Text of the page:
June 11, 2015
By Guillermo Mayer
School may be out for summer recess, but our offices are bustling with activity as our legal staff moves full steam ahead with our community partners to win affordable housing and climate investments, and defend school funds aimed at providing critical services for low-income students. Let’s start with education.
The great news is that California’s revenues are up, and education reform efforts will see an influx of badly needed new money. As I write, school districts are holding meetings throughout the state to present and review their plans (LCAPs) under California’s new school financing system known as the Local Control Funding Formula. These plans are supposed to spell out, in detail, how schools will use hundreds of millions of education dollars to serve high-need students. Our education attorneys are providing student and parent groups across the state with just thetools they need to participate and win their priorities.
Together, we are studying the plans and preparing to speak at public hearings where they will press education officials to meet the promise of the LCFF—from Oakland to Antioch to Alum Rock in Santa Clara. This week, Public Advocates and the ACLU sent a letter to more than a thousand school superintendents and other education officials advising them of their legal obligations in creating and updating their Local Control Accountability Plans. Under the law, school districts have to submit their plans to county education officials by July 1st.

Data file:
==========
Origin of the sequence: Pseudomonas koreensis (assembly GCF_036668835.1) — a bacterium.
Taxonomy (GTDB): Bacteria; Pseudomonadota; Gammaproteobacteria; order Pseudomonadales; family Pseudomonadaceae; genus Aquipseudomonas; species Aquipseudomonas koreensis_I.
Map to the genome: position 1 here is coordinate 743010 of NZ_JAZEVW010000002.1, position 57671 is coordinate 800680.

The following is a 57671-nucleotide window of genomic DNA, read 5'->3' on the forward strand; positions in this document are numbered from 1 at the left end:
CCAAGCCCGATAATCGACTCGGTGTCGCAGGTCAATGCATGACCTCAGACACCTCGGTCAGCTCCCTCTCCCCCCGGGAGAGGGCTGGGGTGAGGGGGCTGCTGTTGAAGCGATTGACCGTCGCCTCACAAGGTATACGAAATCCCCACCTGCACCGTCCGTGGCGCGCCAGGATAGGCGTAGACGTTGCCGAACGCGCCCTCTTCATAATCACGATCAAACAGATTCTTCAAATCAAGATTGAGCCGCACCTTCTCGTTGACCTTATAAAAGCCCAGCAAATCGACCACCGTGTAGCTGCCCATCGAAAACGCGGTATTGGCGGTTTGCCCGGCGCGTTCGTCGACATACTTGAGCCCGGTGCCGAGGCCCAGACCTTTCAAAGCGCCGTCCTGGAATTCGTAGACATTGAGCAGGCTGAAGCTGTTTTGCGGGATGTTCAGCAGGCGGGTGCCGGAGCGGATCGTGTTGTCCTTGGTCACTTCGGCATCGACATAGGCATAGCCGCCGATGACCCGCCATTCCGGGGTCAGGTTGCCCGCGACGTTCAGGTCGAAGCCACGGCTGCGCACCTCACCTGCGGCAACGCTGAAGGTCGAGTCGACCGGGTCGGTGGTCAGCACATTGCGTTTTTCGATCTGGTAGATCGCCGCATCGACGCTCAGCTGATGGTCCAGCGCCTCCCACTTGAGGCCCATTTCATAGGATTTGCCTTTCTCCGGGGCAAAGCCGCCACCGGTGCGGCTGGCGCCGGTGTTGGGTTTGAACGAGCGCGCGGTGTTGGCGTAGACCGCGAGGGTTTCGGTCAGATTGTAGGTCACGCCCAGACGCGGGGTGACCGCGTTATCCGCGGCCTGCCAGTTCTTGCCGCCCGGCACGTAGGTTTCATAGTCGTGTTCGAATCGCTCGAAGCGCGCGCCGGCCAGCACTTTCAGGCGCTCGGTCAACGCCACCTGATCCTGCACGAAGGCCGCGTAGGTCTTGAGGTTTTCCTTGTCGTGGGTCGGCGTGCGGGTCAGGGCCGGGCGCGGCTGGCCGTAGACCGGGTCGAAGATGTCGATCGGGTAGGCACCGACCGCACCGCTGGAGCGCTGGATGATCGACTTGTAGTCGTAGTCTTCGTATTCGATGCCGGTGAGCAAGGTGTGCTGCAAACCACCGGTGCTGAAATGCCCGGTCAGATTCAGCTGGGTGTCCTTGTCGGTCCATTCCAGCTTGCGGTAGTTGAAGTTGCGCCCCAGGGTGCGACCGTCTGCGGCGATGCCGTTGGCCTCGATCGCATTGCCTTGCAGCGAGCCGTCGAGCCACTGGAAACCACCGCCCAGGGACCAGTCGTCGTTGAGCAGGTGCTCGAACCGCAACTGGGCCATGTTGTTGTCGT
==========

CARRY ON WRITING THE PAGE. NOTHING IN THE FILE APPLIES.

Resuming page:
Meanwhile, our housing attorneys have literally burned the midnight oil at Oakland City Council meetings where officials, community partners and developers are debating a luxury housing development for a site owned by the city. Public Advocates has provided ongoing legal support to grassroots neighborhood groups and residents of Oakland, including Eastlake United for Justice, in their efforts to win affordable housing on the E. 12th site, located along the shores of Lake Merritt. The Oakland Tribune published our OpEd on the issue the day the city council considered and ultimately tabled the initial proposal. The revised housing development proposal under negotiation now is scheduled for a vote at next week’s city council meeting.
Finally, with billions of dollars in climate investments at stake, our advocates in Sacramento are focused on making sure that highly-polluted and economically distressed neighborhoods receive a fair share of funding to promote the clean air, sustainable energy, affordable transit and equitable development.
With so much at stake this summer, we are grateful for the talented people who make this work possible, including our fantastic summer interns, and our many supporters who keep us going strong.